# Sequence of metric spaces is compact iff each metric space is compact

Homework Statement .

Let $(X_n,d_n)_{n \in \mathbb N}$ be a sequence of metric spaces. Consider the product space $X=\prod_{n \in \mathbb N} X_n$ with the distance $d((x_n)_{n \in \mathbb N},(y_n)_{n \in \mathbb N})=\sum_{n \in \mathbb N} \dfrac{d_n(x_n,y_n)}{n^2[1+d_n(x_n,y_n)]}$.

Prove that $(X,d)$ is compact if and only if each $(X_n,d_n)$ is compact.

The attempt at a solution.

I didn't have problems to prove the forward implication. Let $n \in \mathbb N$ fixed, call it $n=n_0$ and let
Now let $x_i$ an arbitrary element in the space $(X_i,d_i)$ for $i \neq n_0$ and define the sequence $\{\vec{x}^n\}_{n \in \mathbb N}$ in $(X,d)$ as follows:

$\vec{x}^j=(x_1,x_2,...,x_{n_0-1},y^k,x_{n_0+1},...)$. By hypothesis, there is $\{\vec{x}^{n_k}\}_{k \in \mathbb N}$ convergent subsequence of $\{\vec{x}^n\}_{n \in \mathbb N}$. Let $\{a^{\infty}\}=(a_1,a_2,...,a_{n_0-1},a_{n_0},a_{n_0+1},...,)$ be the limit of $\{\vec{x}^{n_k}\}_{k \in \mathbb N}$. Lets prove that $\lim_{k \to \infty} y^{n_k}=a_{n_0}$

Let $0<\epsilon<1$, then, there is $N: \space \forall k\geq N$, $d(\vec{x}^{n_k},\vec{a}^{\infty})<\dfrac{\epsilon}{{n_0}^2}$.

But then, $\dfrac{d_{n_0}(y^{n_k},a_{n_0})}{{n_0}^2[1+d_{n_0}(y^{n_k},a_{n_0})]}=\dfrac{d_{n_0}({x_{n_0}}^{n_k},a_{n_0})}{{n_0}^2[1+d_{n_0}({x_{n_0}}^{n_k},a_{n_0})]}\leq \sum_{j \in \mathbb N} \dfrac{d_j({x_j}^{n_k},a_j)}{j^2[1+d_j({x_j}^{n_k},a_j)]}=d(\vec{x}^{n_k},\vec{a}^{\infty})<\dfrac{\epsilon}{{n_0}^2}$ for all $k\geq N$.

So, $d_{n_0}(y^{n_k},a_{n_0})<\dfrac{\epsilon}{1-\epsilon}<\epsilon$ for all $k\geq N$. This shows $y^{n_k} \to a_{n_0}$, so the sequence $\{y^j\}_{j \in \mathbb N}$ has a convergent subsequence in $(X_{n_0},d_{n_0})$. As $\{y^j\}_{j \in \mathbb N}$ was an arbitrary sequence, the metric space $(X_{n_0},d_{n_0})$ is compact. Since $n_0$ was an arbitrary natural number, then for each $n \in \mathbb N$, the space $(X_n,d_n)$ is compact.

I have problems to prove the other implication. I want to show that if each $(X_n,d_n)$ is compact, then the space $(X,d)$ has to be compact. So, let $\{\vec{x}^n\}_{n \in \mathbb N}$ be a sequence in $(X,d)$ with $\vec{x}^n=(x_{1}^n,x_{2}^n,...,x_{k}^n,...)$. Then $\{x_{k}^n\}_{n \in \mathbb N}$ is a sequence in the space $(X_k,d_k)$. For each $k$, I know there is a convergent subsequence Then $\{x_{k}^{n_j}\}_{j \in \mathbb N}$. The problem is I have an infinite number of indexes $j$ dancing around, for each space $(X_k,d_k)$ I have a convergent subsequence, how can I combine the indexes of each space to choose the appropiate convergent subsequence of $\{\vec{x}^n\}_{n \in \mathbb N}$ in the space $(X,d)$?

I hope my question and notation are clear. For me, one of the difficulties of this exercise is that one can easily be confused by all the sequences and indexes playing here.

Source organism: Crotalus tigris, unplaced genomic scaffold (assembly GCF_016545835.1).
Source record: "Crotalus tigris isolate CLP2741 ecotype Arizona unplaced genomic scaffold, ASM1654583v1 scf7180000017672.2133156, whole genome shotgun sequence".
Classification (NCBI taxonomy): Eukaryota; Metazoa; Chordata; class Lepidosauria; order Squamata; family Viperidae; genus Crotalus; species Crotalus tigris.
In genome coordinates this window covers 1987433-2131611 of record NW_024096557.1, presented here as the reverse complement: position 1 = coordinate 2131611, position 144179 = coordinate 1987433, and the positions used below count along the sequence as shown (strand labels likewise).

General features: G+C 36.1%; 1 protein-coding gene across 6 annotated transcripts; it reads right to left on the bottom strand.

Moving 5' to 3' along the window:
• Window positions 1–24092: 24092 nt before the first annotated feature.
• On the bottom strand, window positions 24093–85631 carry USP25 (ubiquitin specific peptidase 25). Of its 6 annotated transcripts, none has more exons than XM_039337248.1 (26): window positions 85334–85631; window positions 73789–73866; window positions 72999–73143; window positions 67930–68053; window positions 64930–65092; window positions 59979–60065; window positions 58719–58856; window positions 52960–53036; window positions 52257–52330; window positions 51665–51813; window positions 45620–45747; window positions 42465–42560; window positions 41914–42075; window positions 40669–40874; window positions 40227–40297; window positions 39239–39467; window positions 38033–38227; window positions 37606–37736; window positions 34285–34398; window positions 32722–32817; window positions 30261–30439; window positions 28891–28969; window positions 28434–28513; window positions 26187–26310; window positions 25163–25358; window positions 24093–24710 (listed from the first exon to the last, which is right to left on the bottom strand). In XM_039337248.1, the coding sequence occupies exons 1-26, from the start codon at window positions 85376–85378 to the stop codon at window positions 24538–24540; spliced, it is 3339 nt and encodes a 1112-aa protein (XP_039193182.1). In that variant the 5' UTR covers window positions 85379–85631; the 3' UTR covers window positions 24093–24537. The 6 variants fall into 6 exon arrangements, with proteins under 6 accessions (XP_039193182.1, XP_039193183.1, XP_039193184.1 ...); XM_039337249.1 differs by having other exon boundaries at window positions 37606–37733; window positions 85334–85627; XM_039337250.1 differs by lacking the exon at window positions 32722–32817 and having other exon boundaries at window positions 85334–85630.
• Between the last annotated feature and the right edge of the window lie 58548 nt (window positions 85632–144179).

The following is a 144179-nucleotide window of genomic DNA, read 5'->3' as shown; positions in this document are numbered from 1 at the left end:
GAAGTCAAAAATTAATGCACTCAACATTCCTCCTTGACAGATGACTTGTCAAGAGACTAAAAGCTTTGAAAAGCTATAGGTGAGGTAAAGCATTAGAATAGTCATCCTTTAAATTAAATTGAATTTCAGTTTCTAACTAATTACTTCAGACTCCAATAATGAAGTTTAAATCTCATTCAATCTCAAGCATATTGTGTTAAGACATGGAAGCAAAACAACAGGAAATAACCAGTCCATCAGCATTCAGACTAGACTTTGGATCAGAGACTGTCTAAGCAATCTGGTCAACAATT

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pasmith
Homework Helper
I have problems to prove the other implication. I want to show that if each $(X_n,d_n)$ is compact, then the space $(X,d)$ has to be compact. So, let $\{\vec{x}^n\}_{n \in \mathbb N}$ be a sequence in $(X,d)$ with $\vec{x}^n=(x_{1}^n,x_{2}^n,...,x_{k}^n,...)$. Then $\{x_{k}^n\}_{n \in \mathbb N}$ is a sequence in the space $(X_k,d_k)$. For each $k$, I know there is a convergent subsequence Then $\{x_{k}^{n_j}\}_{j \in \mathbb N}$. The problem is I have an infinite number of indexes $j$ dancing around, for each space $(X_k,d_k)$ I have a convergent subsequence, how can I combine the indexes of each space to choose the appropiate convergent subsequence of $\{\vec{x}^n\}_{n \in \mathbb N}$ in the space $(X,d)$?

I hope my question and notation are clear. For me, one of the difficulties of this exercise is that one can easily be confused by all the sequences and indexes playing here.
For any sequence on $X$, there is a subsequence such that its projection onto $X_1$ converges. Take this subsequence. It has a subsequence whose projection onto $X_2$ converges. Take this subsequence. It has a subsequence whose projection onto $X_3$ converges. ...

EDIT: One point which is worth noting is that the metrics $d_k$ and $d_k' = \displaystyle\frac{d_k}{k^2(1 + d_k)}$ give rise to exactly the same topology on $X_k$, so a sequence converges with respect to $d_k$ if and only if it converges with respect to $d_k'$.

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EDIT: One point which is worth noting is that the metrics $d_k$ and $d_k' = \displaystyle\frac{d_k}{k^2(1 + d_k)}$ give rise to exactly the same topology on $X_k$, so a sequence converges with respect to $d_k$ if and only if it converges with respect to $d_k'$.
This last remark was particularly helpful, it was much more difficult trying to prove $d_k<\epsilon$ without using that fact.